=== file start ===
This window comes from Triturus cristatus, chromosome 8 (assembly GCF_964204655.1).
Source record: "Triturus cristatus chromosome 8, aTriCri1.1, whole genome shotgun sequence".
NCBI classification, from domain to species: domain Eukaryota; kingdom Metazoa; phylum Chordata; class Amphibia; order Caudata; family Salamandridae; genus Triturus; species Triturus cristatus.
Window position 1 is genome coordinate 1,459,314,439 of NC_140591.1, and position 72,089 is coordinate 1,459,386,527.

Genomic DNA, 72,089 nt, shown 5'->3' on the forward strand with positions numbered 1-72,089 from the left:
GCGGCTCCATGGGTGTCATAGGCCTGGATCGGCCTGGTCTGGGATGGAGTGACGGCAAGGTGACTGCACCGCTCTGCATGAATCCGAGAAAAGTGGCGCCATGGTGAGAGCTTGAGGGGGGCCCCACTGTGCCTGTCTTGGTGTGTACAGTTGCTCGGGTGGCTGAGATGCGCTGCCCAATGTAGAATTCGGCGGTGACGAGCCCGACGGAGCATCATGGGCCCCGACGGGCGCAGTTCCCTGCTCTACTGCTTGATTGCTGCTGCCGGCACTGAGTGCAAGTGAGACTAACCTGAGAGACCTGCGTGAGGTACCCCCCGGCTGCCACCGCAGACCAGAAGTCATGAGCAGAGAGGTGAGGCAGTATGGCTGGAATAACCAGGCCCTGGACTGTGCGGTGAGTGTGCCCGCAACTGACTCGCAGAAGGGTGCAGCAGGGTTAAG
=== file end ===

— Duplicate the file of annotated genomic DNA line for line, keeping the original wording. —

This window comes from Triturus cristatus, chromosome 8 (assembly GCF_964204655.1).
Source record: "Triturus cristatus chromosome 8, aTriCri1.1, whole genome shotgun sequence".
NCBI classification, from domain to species: domain Eukaryota; kingdom Metazoa; phylum Chordata; class Amphibia; order Caudata; family Salamandridae; genus Triturus; species Triturus cristatus.
Window position 1 is genome coordinate 1,459,314,439 of NC_140591.1, and position 72,089 is coordinate 1,459,386,527.

Genomic DNA, 72,089 nt, shown 5'->3' on the forward strand with positions numbered 1-72,089 from the left:
GCGGCTCCATGGGTGTCATAGGCCTGGATCGGCCTGGTCTGGGATGGAGTGACGGCAAGGTGACTGCACCGCTCTGCATGAATCCGAGAAAAGTGGCGCCATGGTGAGAGCTTGAGGGGGGCCCCACTGTGCCTGTCTTGGTGTGTACAGTTGCTCGGGTGGCTGAGATGCGCTGCCCAATGTAGAATTCGGCGGTGACGAGCCCGACGGAGCATCATGGGCCCCGACGGGCGCAGTTCCCTGCTCTACTGCTTGATTGCTGCTGCCGGCACTGAGTGCAAGTGAGACTAACCTGAGAGACCTGCGTGAGGTACCCCCCGGCTGCCACCGCAGACCAGAAGTCATGAGCAGAGAGGTGAGGCAGTATGGCTGGAATAACCAGGCCCTGGACTGTGCGGTGAGTGTGCCCGCAACTGACTCGCAGAAGGGTGCAGCAGGGTTAAG